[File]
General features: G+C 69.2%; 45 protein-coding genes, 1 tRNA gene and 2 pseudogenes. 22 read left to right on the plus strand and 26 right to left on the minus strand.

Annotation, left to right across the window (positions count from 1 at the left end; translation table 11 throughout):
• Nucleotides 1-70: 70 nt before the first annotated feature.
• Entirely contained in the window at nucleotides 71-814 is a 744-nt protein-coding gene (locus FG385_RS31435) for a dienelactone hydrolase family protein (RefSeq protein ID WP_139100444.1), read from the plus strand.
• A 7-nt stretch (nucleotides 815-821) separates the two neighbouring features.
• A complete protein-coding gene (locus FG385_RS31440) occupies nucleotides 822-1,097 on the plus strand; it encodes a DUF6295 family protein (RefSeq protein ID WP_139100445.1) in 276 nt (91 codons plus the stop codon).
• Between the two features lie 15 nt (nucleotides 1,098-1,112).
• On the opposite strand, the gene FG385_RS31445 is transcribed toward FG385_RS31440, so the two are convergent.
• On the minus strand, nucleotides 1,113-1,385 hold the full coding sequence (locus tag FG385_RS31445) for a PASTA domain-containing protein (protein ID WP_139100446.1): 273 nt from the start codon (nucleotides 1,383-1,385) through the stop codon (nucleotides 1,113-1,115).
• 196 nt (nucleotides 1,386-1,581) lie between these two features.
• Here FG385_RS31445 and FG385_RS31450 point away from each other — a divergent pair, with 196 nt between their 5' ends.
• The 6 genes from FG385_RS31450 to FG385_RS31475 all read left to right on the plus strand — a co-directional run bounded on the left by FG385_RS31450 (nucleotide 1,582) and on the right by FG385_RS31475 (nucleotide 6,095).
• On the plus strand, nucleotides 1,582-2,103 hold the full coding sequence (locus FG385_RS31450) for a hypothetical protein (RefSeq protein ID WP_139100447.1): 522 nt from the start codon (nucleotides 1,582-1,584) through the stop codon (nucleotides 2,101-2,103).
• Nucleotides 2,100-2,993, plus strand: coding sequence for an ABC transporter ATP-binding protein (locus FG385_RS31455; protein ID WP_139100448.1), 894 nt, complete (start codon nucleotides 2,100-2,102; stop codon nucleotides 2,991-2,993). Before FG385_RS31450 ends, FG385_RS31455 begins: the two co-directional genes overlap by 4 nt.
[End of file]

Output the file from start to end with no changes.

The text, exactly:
General features: G+C 69.2%; 45 protein-coding genes, 1 tRNA gene and 2 pseudogenes. 22 read left to right on the plus strand and 26 right to left on the minus strand.

Annotation, left to right across the window (positions count from 1 at the left end; translation table 11 throughout):
• Nucleotides 1-70: 70 nt before the first annotated feature.
• Entirely contained in the window at nucleotides 71-814 is a 744-nt protein-coding gene (locus FG385_RS31435) for a dienelactone hydrolase family protein (RefSeq protein ID WP_139100444.1), read from the plus strand.
• A 7-nt stretch (nucleotides 815-821) separates the two neighbouring features.
• A complete protein-coding gene (locus FG385_RS31440) occupies nucleotides 822-1,097 on the plus strand; it encodes a DUF6295 family protein (RefSeq protein ID WP_139100445.1) in 276 nt (91 codons plus the stop codon).
• Between the two features lie 15 nt (nucleotides 1,098-1,112).
• On the opposite strand, the gene FG385_RS31445 is transcribed toward FG385_RS31440, so the two are convergent.
• On the minus strand, nucleotides 1,113-1,385 hold the full coding sequence (locus tag FG385_RS31445) for a PASTA domain-containing protein (protein ID WP_139100446.1): 273 nt from the start codon (nucleotides 1,383-1,385) through the stop codon (nucleotides 1,113-1,115).
• 196 nt (nucleotides 1,386-1,581) lie between these two features.
• Here FG385_RS31445 and FG385_RS31450 point away from each other — a divergent pair, with 196 nt between their 5' ends.
• The 6 genes from FG385_RS31450 to FG385_RS31475 all read left to right on the plus strand — a co-directional run bounded on the left by FG385_RS31450 (nucleotide 1,582) and on the right by FG385_RS31475 (nucleotide 6,095).
• On the plus strand, nucleotides 1,582-2,103 hold the full coding sequence (locus FG385_RS31450) for a hypothetical protein (RefSeq protein ID WP_139100447.1): 522 nt from the start codon (nucleotides 1,582-1,584) through the stop codon (nucleotides 2,101-2,103).
• Nucleotides 2,100-2,993, plus strand: coding sequence for an ABC transporter ATP-binding protein (locus FG385_RS31455; protein ID WP_139100448.1), 894 nt, complete (start codon nucleotides 2,100-2,102; stop codon nucleotides 2,991-2,993). Before FG385_RS31450 ends, FG385_RS31455 begins: the two co-directional genes overlap by 4 nt.